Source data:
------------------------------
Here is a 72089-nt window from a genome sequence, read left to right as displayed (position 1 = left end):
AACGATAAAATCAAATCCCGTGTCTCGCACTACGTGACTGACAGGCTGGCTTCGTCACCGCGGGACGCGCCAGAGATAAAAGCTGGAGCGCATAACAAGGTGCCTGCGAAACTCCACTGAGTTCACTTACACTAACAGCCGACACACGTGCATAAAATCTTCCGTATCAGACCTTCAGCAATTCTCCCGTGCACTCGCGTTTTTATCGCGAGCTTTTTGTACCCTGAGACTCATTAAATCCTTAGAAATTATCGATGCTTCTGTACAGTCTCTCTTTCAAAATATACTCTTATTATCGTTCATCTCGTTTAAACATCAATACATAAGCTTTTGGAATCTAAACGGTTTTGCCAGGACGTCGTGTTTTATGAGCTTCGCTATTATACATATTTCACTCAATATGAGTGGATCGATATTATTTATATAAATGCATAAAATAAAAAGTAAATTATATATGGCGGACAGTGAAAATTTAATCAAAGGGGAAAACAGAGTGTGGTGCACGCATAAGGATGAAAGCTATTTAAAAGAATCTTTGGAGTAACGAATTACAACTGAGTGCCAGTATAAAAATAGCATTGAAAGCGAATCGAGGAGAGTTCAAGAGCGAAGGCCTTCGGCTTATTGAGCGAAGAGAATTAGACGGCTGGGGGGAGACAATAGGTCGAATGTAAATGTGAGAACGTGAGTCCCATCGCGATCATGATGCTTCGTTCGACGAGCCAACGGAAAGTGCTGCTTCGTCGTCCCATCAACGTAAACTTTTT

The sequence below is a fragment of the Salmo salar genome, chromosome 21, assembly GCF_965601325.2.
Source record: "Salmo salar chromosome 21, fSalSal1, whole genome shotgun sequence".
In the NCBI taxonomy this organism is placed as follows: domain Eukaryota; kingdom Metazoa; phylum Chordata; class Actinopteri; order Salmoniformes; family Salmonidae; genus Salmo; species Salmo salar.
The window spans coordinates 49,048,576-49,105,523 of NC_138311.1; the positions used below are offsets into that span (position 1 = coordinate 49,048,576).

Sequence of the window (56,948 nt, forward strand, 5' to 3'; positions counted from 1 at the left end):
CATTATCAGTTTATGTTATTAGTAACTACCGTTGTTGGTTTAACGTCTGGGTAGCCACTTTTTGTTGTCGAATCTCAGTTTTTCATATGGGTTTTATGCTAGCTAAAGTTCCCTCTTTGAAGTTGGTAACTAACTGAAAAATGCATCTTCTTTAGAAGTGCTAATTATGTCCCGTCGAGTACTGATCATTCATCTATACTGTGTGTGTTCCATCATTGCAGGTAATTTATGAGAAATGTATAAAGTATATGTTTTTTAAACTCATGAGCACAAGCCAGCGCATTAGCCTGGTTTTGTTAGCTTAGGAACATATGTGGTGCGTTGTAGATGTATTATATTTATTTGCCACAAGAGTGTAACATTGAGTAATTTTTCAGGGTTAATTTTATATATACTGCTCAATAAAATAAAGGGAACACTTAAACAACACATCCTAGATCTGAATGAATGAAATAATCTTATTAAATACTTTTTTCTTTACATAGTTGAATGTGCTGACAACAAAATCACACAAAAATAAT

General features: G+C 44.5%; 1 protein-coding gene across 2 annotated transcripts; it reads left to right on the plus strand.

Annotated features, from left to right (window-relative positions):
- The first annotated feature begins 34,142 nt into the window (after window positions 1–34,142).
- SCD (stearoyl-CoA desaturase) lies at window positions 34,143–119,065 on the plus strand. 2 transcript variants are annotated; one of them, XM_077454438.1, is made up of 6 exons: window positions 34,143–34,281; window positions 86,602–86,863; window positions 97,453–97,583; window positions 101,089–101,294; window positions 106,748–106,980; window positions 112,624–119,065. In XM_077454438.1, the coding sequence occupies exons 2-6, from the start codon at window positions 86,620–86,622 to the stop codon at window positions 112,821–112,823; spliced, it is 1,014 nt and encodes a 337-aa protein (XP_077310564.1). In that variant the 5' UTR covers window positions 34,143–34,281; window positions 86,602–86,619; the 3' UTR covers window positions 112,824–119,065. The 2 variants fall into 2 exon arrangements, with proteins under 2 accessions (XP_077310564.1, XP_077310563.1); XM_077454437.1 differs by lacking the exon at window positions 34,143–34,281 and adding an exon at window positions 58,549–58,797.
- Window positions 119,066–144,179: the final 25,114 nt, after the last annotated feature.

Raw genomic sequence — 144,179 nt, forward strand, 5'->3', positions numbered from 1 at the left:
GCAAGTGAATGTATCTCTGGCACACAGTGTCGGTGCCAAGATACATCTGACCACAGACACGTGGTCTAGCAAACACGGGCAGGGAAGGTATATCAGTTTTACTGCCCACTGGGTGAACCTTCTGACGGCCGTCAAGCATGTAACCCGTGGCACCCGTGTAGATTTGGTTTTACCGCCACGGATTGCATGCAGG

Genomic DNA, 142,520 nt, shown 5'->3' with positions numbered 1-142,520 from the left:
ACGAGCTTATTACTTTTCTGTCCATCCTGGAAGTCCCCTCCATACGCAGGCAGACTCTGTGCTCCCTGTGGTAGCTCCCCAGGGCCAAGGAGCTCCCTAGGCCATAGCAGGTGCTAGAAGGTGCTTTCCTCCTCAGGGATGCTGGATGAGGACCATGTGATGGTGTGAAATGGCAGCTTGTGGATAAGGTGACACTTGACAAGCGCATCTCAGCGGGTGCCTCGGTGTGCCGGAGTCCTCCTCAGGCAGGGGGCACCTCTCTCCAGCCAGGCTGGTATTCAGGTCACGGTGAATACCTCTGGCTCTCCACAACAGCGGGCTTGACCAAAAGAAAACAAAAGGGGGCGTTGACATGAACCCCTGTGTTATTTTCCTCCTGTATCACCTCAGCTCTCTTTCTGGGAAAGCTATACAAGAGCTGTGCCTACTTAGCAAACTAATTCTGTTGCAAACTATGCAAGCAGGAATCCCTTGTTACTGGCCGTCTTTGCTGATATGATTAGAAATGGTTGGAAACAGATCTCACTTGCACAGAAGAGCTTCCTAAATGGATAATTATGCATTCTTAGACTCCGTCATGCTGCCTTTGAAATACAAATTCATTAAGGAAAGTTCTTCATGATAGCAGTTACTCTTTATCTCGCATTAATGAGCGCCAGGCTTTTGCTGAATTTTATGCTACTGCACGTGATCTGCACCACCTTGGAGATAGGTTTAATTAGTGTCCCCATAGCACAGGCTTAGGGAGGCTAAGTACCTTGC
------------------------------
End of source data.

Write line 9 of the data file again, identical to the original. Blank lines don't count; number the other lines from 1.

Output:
General features: G+C 44.5%; 1 protein-coding gene across 2 annotated transcripts; it reads left to right on the plus strand.